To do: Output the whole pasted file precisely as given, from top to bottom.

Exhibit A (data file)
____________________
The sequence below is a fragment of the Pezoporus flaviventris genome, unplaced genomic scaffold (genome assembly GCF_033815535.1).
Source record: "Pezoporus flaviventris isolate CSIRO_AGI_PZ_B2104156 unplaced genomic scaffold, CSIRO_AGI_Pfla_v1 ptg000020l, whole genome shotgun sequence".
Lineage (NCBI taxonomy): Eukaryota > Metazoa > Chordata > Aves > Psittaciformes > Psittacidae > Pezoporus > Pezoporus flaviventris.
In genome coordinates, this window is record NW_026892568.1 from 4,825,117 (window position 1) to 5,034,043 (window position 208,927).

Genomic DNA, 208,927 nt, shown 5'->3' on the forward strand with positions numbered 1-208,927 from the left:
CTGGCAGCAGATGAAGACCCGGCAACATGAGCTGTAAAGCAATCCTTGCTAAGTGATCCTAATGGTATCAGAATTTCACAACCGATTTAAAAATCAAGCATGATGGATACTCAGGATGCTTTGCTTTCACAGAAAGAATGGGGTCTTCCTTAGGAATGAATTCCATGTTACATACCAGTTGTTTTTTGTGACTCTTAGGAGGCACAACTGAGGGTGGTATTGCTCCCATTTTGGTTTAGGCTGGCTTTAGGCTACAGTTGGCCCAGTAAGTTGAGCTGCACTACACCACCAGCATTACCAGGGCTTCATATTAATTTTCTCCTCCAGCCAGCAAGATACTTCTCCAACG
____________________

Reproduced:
The sequence below is a fragment of the Pezoporus flaviventris genome, unplaced genomic scaffold (genome assembly GCF_033815535.1).
Source record: "Pezoporus flaviventris isolate CSIRO_AGI_PZ_B2104156 unplaced genomic scaffold, CSIRO_AGI_Pfla_v1 ptg000020l, whole genome shotgun sequence".
Lineage (NCBI taxonomy): Eukaryota > Metazoa > Chordata > Aves > Psittaciformes > Psittacidae > Pezoporus > Pezoporus flaviventris.
In genome coordinates, this window is record NW_026892568.1 from 4,825,117 (window position 1) to 5,034,043 (window position 208,927).

Genomic DNA, 208,927 nt, shown 5'->3' on the forward strand with positions numbered 1-208,927 from the left:
CTGGCAGCAGATGAAGACCCGGCAACATGAGCTGTAAAGCAATCCTTGCTAAGTGATCCTAATGGTATCAGAATTTCACAACCGATTTAAAAATCAAGCATGATGGATACTCAGGATGCTTTGCTTTCACAGAAAGAATGGGGTCTTCCTTAGGAATGAATTCCATGTTACATACCAGTTGTTTTTTGTGACTCTTAGGAGGCACAACTGAGGGTGGTATTGCTCCCATTTTGGTTTAGGCTGGCTTTAGGCTACAGTTGGCCCAGTAAGTTGAGCTGCACTACACCACCAGCATTACCAGGGCTTCATATTAATTTTCTCCTCCAGCCAGCAAGATACTTCTCCAACG